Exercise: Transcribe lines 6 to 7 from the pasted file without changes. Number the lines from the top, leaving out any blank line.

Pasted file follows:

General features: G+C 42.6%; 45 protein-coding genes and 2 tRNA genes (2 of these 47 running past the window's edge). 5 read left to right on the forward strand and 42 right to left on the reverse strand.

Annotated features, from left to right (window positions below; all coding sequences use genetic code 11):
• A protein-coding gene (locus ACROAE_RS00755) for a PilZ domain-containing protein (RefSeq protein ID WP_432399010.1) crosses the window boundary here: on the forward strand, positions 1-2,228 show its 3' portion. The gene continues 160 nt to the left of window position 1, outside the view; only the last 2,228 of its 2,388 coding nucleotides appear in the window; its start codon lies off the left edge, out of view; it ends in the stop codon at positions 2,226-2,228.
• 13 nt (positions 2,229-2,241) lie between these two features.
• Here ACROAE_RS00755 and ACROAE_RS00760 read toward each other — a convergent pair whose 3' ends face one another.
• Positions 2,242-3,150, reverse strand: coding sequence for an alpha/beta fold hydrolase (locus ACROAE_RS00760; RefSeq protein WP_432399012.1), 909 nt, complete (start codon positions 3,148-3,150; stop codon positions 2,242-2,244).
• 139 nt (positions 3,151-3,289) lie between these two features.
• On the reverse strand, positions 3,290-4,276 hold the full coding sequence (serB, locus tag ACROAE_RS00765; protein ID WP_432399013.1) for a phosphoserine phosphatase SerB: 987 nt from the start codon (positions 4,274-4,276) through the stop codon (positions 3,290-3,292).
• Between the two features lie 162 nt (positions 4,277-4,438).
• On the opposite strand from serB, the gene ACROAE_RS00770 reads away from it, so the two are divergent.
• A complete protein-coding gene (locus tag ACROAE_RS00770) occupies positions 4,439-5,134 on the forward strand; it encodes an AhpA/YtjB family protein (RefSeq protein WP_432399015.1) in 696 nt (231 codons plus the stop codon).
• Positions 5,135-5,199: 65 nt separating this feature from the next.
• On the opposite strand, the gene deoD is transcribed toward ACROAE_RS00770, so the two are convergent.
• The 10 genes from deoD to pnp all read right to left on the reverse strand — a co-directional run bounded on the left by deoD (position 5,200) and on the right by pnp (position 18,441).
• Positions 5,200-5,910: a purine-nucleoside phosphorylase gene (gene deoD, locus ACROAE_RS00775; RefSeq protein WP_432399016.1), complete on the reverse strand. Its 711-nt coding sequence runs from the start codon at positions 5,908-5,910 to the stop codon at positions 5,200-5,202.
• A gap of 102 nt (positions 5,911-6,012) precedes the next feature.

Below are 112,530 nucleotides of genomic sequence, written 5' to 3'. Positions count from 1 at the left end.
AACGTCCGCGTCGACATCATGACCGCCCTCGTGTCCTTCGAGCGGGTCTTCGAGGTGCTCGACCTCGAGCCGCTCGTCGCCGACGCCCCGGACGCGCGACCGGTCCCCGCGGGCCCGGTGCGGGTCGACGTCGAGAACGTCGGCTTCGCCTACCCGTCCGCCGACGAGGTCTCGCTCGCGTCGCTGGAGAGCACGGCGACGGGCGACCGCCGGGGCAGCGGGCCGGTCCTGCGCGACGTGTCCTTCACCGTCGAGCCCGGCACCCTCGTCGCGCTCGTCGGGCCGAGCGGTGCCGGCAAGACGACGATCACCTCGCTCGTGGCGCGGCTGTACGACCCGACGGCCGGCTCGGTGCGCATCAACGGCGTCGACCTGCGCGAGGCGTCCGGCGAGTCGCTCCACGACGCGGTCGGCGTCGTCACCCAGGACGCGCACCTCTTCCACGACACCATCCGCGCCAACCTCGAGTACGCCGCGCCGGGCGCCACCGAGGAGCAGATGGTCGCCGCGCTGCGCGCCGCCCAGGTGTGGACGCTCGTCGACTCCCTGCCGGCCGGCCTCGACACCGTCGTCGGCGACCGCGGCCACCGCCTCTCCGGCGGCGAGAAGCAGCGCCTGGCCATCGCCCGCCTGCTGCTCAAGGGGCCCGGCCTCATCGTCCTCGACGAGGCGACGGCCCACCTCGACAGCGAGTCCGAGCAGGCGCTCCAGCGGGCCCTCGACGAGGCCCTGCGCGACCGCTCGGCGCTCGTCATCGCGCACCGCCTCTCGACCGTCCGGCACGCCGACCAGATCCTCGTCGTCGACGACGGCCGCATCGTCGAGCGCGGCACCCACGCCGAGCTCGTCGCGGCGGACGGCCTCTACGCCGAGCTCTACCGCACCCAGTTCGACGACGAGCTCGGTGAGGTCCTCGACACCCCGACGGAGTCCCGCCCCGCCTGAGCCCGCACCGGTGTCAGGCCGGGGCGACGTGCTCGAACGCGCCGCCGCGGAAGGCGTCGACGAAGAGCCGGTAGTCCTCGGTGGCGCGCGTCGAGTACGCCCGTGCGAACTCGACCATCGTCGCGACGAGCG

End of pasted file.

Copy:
• Positions 2,242-3,150, reverse strand: coding sequence for an alpha/beta fold hydrolase (locus ACROAE_RS00760; RefSeq protein WP_432399012.1), 909 nt, complete (start codon positions 3,148-3,150; stop codon positions 2,242-2,244).
• 139 nt (positions 3,151-3,289) lie between these two features.